March 14, 2017, BY Matt Hughes

What Class: Society & Technology Residential College Foundation Seminar: Don't Fear the Reaper: Living with Death in America

Who Teaches It: University Chaplain John Colatch

" 'Nothing I will say in the class will apply to any of you, because you are going to live forever.' So begins my first 'Don't Fear the Reaper: Living with Death in America' class each year. Members of the class are asked to respond to that statement. If they agree, they are asked to offer a statement to support their view. They talk about the way they party, drive their cars and other activities that shall remain unrecorded here. Once we get that out of the way, we can talk about the reality of living with our coming deaths — even with those whose youth makes the idea of death seem so remote as to convey a sense of invincibility.

"One of the first class activities involves a tour of Lewisburg Cemetery. Every year, I ask if there are students who have never walked through a cemetery, and every year there are such students. Walking through a parklike burial ground on a warm late-summer afternoon enables participants to shed their fears and apprehensions and focus on the lives that are commemorated all around them. Later in the course, students visit a funeral home and are introduced to a crematory and a casket selection room. Gallows humor abounds, because some have never set foot in a funeral home and the nervousness is palpable.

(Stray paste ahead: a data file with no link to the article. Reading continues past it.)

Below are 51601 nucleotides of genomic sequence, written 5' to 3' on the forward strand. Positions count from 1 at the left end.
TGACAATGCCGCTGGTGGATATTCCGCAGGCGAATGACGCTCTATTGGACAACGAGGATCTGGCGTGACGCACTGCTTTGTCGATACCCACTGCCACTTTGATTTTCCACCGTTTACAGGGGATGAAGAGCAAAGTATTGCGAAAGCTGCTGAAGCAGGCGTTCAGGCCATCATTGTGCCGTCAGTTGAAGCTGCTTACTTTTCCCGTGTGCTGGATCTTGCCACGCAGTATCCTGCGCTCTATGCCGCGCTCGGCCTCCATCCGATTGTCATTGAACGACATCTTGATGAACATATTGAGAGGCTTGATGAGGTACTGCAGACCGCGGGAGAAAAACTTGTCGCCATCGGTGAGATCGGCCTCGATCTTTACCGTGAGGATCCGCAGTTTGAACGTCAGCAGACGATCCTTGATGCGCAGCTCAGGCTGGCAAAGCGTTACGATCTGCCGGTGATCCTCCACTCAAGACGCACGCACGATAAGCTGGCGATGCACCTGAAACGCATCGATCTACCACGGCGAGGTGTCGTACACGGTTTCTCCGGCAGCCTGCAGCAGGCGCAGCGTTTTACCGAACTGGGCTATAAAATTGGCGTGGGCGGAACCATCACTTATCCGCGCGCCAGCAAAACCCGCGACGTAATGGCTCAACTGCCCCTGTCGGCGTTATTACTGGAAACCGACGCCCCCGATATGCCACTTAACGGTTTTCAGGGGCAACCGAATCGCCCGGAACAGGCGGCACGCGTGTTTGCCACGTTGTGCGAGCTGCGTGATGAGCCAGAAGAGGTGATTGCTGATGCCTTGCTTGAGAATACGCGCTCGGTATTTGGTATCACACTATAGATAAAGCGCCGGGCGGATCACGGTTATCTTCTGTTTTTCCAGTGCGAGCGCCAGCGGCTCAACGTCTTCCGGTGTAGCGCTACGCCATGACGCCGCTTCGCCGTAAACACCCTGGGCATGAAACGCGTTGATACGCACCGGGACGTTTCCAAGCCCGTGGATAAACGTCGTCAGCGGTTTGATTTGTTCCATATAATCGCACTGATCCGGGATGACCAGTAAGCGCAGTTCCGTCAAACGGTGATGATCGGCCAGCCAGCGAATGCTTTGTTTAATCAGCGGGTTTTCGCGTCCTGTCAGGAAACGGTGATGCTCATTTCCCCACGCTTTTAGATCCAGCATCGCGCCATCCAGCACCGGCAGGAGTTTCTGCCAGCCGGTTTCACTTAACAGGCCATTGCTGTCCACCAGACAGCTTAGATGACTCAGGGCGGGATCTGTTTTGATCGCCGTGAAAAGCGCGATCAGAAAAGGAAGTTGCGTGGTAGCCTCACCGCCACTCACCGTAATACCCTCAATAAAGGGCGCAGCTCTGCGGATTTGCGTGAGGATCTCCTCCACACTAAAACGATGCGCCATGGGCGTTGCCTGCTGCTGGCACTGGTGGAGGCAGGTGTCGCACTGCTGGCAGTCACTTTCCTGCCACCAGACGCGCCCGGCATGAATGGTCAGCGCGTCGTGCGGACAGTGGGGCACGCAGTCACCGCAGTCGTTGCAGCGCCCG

"In class we talk about grief and how to be a friend to the bereaved. Students are introduced to a list of 'Ten Things Not to Say When Someone Dies.' The sayings are compiled from responses given to me by members of bereavement support groups I've led over the years. People are desperate not to say the wrong thing to someone who has experienced a bereavement, so often times they either say something inappropriate or nothing at all. When students ask, 'What can I say?' my response has always been to say 'I'm sorry' and to leave it at that. I remind them that their very presence at a memorial gathering has already made a statement of support, so words may not be necessary.

"Students explore issues related to medical ethics and wrestle with their thoughts about life-extending technologies. They reflect on hot-button issues relating to the beginning and ending of life and explore issues related to suicide and its prevention. The class reads poetry and listens to classical and pop songs that have themes of life and death embedded in them. Finally, each student must complete a research project that includes a paper and oral presentation on any aspect of topics covered in the course. The most popular have been euthanasia, capital punishment, the funeral industry and cryonics. To the consternation of some, participants consistently comment on how much fun they had in the course and on the ways it changed their views related to life and death.

"A student in the course was struggling with the terminal illness of a loved one. A little more than a month after the class ended, her loved one died. At the memorial service, she commented about how much it meant to her that so many of her classmates from the course came by to pay their respects and support her. That may be the greatest testament to the nature of a community that such a class creates."

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